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The Project

The Art of Making in Antiquity: Stoneworking in the Roman World is a two-year research project funded by the Leverhulme Trust between July 2011 and June 2013, and based in the Departments of Classics and of Digital Humanities at King’s College London. The project’s aim is to enhance our understanding of the physical process of working stone in the Roman period and to investigate the relationship between the surviving objects, the techniques of production and their makers. This is achieved via a web resource which enables people to explore the tools, materials and processes used in the making of these stone monuments.

The project is a close collaboration with Peter Rockwell, a practicing stone carver, expert on the subject and author of The Art of Stoneworking: a reference guide (1993). The principal dataset is his photographic archive. A small part of this collection ­–some 2,000 of the total 20,000 slides– has been digitized and made available together for the first time. Working with Peter, the project team has catalogued and studied these images. This was done during discursive interviews which have resulted in the commentaries accompanying each image, or source. These provide an explanation of the surviving marks on the stone, the tools that made them or the working practices they relate to. Each piece of evidence is placed in sequence alongside other operational activities, such as guidelines for the planning of decorative schemes, measuring points, lifting bosses, clamps for securing blocks in place and any further details that can be used to reconstruct the overall organization of carving work as part of the larger project of creation.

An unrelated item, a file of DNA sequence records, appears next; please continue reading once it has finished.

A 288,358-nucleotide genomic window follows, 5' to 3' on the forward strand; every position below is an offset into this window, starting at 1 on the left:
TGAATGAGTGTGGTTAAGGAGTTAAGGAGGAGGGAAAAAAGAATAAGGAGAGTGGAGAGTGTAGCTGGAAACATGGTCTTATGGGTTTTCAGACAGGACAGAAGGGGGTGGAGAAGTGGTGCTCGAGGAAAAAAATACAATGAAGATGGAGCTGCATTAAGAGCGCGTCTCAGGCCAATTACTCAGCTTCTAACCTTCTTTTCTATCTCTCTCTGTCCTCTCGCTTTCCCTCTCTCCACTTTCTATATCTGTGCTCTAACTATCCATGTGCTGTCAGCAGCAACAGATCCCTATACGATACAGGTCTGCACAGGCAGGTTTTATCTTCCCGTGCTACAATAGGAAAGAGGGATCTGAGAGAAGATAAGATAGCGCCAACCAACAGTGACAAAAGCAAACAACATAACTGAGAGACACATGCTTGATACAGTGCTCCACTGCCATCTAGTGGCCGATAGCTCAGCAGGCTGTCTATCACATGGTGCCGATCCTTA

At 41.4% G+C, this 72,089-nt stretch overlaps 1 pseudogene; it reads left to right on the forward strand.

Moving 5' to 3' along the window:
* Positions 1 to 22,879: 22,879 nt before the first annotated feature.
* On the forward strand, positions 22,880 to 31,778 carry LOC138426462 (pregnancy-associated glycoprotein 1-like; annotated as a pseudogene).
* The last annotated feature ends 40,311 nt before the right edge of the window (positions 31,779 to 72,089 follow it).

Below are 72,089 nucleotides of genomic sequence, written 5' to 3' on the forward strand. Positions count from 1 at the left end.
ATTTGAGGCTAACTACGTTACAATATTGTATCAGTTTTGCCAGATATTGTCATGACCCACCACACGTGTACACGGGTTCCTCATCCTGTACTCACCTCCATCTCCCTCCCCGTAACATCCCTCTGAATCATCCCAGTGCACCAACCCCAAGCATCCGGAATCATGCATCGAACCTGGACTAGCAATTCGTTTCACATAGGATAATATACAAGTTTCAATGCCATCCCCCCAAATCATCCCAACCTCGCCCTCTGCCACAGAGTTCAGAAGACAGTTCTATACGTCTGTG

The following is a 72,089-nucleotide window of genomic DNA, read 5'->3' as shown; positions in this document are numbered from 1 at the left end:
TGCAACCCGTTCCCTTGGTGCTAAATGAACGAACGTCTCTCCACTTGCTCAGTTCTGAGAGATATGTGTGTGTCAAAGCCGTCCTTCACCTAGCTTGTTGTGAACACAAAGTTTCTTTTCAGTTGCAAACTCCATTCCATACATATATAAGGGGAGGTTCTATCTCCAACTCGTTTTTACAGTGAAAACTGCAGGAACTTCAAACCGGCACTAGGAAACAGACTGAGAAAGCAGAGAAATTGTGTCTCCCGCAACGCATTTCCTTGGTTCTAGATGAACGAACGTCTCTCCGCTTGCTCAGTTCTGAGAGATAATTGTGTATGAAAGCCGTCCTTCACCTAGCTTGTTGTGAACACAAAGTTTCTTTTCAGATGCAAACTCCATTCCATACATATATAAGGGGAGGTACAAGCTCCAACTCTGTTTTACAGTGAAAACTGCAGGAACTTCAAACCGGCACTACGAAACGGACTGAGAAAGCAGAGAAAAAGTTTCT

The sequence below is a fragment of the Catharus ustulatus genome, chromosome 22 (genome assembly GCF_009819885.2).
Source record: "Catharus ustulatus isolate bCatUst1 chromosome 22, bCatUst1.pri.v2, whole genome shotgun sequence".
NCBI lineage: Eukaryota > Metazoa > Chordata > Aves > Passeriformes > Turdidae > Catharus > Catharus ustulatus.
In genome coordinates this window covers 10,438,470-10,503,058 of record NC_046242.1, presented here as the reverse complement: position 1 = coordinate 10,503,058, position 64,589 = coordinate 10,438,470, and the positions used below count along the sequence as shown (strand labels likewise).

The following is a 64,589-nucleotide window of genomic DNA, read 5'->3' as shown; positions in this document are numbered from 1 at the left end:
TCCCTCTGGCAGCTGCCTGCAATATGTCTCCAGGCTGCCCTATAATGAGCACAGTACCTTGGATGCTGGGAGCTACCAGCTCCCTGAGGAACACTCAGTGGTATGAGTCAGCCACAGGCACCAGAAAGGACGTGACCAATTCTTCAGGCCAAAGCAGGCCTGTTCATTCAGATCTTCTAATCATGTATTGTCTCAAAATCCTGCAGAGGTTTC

Information on monumentstoolsprocessesmaterials and places is available on the category pages. There are also new essays on stone carving in the Roman world and videos recording interviews with Peter Rockwell and demonstrations of carving in action. Together these bring to life the actions to which the images attest. In order to complete the resource, the team combines expertise in archaeology, art history, digital humanities and practical making. By integrating this different material, the project goes beyond conventional archival projects and hopes to engage a diverse audience.

For more information about the project follow these links

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Alternatively if you would like greater detail about the making of the resource then read our essay.